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Re: Outsourcing.... how depressing

 
 
Mark
Guest
Posts: n/a
 
      07-09-2003
It really depends on where you are working and what you are doing. The
simple stuff can always be outsourced to another country.

I live in South Africa and have all my life (which is not that long at 21)
and work for a company which is involved in call centre outsourcing from
Europe to South Africa and the Phillipines, in fact.

You have to realise, and you probably do, that as the US has such a strong
currency (even with all that has happened) it makes simple business
operations expensive when you could be outsourcing them to another country
while paying half or less the wages paid on home territory.

So either the highly paid (by world standards) tech guy gets laid off, or
the entire company can go bust and everyone will lose their jobs. Thats an
extreme example, but it all boils down to the bottom line! The bottom line
is affected by customer satisfaction, which is why a great deal of said
companies fail, and which makes outsourcing a potential risk to any compmany
considering it.

Globalisation. Everyone in IT is familiar with the term, and if you didnt
know, this is how it works and will continue to work.

But, as a company handling outsourcing it can be very challenging to
survive. Think of the technical helpdesks in India that have gone out of
business because none of the American or other english speaking clients
understood what was being said? Its happened. And it continues to happen.

It might seem unfair, but thats life. To survive, we all need to make sure
that we have knowledge and skills that cant be outsourced. The industry has
not decided that oursourcing IS the way to go. Its new and popular and in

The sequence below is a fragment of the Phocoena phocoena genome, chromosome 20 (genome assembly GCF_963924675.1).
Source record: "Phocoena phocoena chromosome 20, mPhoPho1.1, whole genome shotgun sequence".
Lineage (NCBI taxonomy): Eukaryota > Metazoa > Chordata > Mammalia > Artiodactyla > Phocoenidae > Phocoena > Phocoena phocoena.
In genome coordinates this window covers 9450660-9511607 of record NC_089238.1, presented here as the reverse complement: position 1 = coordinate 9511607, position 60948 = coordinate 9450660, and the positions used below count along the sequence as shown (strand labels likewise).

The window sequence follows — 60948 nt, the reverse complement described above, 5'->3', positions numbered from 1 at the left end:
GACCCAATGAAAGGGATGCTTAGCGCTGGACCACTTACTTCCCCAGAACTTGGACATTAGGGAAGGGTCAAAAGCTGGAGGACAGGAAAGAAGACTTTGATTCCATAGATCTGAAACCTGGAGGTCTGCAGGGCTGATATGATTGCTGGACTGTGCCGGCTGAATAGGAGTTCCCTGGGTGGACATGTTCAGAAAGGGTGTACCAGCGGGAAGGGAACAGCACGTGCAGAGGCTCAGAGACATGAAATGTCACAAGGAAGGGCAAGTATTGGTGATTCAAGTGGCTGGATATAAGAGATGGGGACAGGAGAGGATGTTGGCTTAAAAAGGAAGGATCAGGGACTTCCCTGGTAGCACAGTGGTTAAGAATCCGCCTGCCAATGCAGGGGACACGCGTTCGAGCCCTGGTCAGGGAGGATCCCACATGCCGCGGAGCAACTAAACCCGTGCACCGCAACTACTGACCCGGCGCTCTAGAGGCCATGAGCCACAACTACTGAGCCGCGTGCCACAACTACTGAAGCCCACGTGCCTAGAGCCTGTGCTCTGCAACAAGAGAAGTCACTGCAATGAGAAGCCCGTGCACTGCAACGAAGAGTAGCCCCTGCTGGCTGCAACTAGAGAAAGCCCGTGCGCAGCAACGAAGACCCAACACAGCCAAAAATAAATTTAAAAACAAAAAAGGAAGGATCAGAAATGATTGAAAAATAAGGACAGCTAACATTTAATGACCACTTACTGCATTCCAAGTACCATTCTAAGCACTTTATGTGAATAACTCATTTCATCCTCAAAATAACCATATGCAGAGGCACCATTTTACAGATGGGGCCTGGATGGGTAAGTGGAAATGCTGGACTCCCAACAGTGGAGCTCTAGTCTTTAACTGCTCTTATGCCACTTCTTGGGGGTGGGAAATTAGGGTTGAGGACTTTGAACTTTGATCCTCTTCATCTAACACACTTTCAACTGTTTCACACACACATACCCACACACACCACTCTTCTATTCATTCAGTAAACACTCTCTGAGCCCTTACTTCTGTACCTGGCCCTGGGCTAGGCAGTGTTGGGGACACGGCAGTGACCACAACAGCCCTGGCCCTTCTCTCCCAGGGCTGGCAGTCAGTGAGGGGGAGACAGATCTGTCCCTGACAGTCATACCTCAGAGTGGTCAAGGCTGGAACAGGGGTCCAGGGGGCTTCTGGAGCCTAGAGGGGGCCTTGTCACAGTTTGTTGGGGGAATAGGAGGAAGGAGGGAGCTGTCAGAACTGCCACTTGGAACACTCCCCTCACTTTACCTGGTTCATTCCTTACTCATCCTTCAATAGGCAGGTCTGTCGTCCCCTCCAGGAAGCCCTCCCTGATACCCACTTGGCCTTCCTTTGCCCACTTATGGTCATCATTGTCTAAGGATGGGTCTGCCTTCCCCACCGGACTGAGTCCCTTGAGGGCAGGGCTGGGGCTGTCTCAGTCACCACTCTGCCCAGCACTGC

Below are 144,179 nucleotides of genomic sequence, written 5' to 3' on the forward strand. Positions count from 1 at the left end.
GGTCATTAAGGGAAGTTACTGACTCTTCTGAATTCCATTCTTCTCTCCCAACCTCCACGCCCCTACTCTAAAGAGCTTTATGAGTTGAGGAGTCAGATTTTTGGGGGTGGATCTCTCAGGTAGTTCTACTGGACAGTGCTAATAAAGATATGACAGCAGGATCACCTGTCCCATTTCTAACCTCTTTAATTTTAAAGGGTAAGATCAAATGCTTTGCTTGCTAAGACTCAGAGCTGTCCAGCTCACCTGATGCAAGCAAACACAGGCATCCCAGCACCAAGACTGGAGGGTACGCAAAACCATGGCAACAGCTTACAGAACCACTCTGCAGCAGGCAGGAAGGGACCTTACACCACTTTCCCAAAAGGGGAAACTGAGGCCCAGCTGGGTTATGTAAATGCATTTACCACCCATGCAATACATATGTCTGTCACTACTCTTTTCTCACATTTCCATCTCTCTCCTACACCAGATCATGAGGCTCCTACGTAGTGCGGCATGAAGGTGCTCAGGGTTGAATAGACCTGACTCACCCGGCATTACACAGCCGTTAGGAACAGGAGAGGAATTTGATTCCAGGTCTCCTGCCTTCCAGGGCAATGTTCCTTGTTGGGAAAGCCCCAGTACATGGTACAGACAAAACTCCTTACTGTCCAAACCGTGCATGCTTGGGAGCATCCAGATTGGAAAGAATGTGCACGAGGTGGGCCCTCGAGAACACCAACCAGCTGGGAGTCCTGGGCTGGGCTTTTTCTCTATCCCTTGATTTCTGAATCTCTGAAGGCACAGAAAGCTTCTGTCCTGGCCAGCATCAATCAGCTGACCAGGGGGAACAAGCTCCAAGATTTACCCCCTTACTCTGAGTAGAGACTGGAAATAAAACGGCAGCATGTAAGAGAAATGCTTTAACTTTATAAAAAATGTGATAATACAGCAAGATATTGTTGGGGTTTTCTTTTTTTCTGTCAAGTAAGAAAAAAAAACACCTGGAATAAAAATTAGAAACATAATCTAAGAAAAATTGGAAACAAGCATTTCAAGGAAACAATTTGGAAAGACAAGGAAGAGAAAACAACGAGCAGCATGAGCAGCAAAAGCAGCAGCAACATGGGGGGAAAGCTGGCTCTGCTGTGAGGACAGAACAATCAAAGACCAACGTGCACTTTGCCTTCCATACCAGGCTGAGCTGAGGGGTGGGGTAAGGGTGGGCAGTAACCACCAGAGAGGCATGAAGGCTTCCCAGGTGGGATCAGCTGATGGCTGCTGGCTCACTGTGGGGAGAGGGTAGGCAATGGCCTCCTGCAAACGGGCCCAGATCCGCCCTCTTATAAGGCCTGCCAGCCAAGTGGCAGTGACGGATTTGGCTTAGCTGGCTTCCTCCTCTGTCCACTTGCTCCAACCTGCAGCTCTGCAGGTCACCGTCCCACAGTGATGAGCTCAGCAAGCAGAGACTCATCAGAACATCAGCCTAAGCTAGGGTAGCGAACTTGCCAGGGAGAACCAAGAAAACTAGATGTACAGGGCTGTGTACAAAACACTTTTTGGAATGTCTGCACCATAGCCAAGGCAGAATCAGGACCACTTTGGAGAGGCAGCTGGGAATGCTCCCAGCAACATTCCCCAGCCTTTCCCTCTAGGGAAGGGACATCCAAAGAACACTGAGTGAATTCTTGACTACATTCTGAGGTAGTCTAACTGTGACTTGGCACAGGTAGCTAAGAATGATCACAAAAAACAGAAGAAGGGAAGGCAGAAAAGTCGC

demand (like certain certifications I have were at one stage). If enough
people decide to get into outsourcing, you'll see a significant drop in
quality delivered (like with certifications!) as everyone tries to find the
short cuts to making cash. As such, certain companies will learn that work
gets done at home, where you can monitor the operation. Others will decide
that they are satisfied with outsourced work. Trends develop, but nothing is
ever concrete in business, not even where contracts and legal agreements are
concerned!

Cheers,
Mark


"J" <(E-Mail Removed)> wrote in message
news:(E-Mail Removed) om...
> This is very disturbing... South Africa and the Philippines
> are competing as well.
>
> India wins lion's share of outsourcing
> http://news.zdnet.co.uk/story/0,,t269-s2137254,00.html
>
>
> Outsourcing may doom future IT careers
> http://uk.news.yahoo.com/030709/152/e3xvl.html
> Granted, this is Australia they're talking about, but
> still... it sounds familiar.



 
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billyw
Guest
Posts: n/a
 
      07-09-2003
thats a fairly balanced view of things, but the fact "on the ground" is that
someone ceases to be able to earn a living, because things have moved to
more cost efficient countries.
that person doesn't care if he is helping some other economy, only the fact
that now his family could be in for a hard time

"Mark" <(E-Mail Removed)> wrote in message
news:3f0c5ff7$0$(E-Mail Removed)...
> It really depends on where you are working and what you are doing. The
> simple stuff can always be outsourced to another country.
>
> I live in South Africa and have all my life (which is not that long at 21)
> and work for a company which is involved in call centre outsourcing from
> Europe to South Africa and the Phillipines, in fact.
>
> You have to realise, and you probably do, that as the US has such a strong
> currency (even with all that has happened) it makes simple business
> operations expensive when you could be outsourcing them to another country
> while paying half or less the wages paid on home territory.
>
> So either the highly paid (by world standards) tech guy gets laid off, or
> the entire company can go bust and everyone will lose their jobs. Thats an
> extreme example, but it all boils down to the bottom line! The bottom line
> is affected by customer satisfaction, which is why a great deal of said
> companies fail, and which makes outsourcing a potential risk to any

compmany
> considering it.
>
> Globalisation. Everyone in IT is familiar with the term, and if you didnt
> know, this is how it works and will continue to work.
>
> But, as a company handling outsourcing it can be very challenging to
> survive. Think of the technical helpdesks in India that have gone out of
> business because none of the American or other english speaking clients